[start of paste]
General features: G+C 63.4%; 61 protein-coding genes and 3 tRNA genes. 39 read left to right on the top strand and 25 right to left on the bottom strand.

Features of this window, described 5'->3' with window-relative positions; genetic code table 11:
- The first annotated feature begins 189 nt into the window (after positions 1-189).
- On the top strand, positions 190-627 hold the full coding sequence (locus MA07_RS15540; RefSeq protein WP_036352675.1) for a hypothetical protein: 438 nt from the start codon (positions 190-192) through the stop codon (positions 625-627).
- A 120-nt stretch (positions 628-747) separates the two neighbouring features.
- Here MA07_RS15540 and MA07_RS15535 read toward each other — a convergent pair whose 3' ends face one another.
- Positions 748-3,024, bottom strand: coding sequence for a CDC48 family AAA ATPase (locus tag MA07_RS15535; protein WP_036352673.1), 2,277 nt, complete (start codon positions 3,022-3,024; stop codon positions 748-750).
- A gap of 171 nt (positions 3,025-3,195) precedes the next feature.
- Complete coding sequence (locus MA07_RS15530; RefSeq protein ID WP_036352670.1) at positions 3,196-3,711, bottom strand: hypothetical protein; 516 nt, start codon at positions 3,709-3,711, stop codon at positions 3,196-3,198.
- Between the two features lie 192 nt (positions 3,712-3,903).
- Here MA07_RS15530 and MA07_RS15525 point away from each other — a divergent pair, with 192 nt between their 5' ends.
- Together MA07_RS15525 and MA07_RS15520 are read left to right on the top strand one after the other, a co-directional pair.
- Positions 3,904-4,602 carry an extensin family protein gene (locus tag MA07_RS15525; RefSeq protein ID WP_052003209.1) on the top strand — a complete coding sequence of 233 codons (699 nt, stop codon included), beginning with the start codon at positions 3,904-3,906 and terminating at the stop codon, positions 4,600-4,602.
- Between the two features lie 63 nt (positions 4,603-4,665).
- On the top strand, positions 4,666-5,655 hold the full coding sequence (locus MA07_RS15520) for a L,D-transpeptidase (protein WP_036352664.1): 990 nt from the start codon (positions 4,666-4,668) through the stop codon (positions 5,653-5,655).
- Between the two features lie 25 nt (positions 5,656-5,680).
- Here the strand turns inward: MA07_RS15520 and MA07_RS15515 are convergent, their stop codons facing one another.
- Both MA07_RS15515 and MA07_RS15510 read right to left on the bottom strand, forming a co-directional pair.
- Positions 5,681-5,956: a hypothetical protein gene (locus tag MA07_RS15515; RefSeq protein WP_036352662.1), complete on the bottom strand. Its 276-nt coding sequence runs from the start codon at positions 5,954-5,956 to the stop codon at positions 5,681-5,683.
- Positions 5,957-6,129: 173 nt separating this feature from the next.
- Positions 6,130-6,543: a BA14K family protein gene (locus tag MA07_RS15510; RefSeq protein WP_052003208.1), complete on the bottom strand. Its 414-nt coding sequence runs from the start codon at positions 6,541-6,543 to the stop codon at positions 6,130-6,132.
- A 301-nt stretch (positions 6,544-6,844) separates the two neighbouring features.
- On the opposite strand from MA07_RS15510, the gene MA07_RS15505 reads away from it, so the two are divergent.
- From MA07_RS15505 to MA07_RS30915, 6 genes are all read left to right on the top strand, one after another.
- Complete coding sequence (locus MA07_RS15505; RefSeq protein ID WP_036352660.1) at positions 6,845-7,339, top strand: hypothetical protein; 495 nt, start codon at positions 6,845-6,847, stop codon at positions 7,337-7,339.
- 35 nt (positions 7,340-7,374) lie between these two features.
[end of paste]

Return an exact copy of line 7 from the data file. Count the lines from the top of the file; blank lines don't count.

- Positions 748-3,024, bottom strand: coding sequence for a CDC48 family AAA ATPase (locus tag MA07_RS15535; protein WP_036352673.1), 2,277 nt, complete (start codon positions 3,022-3,024; stop codon positions 748-750).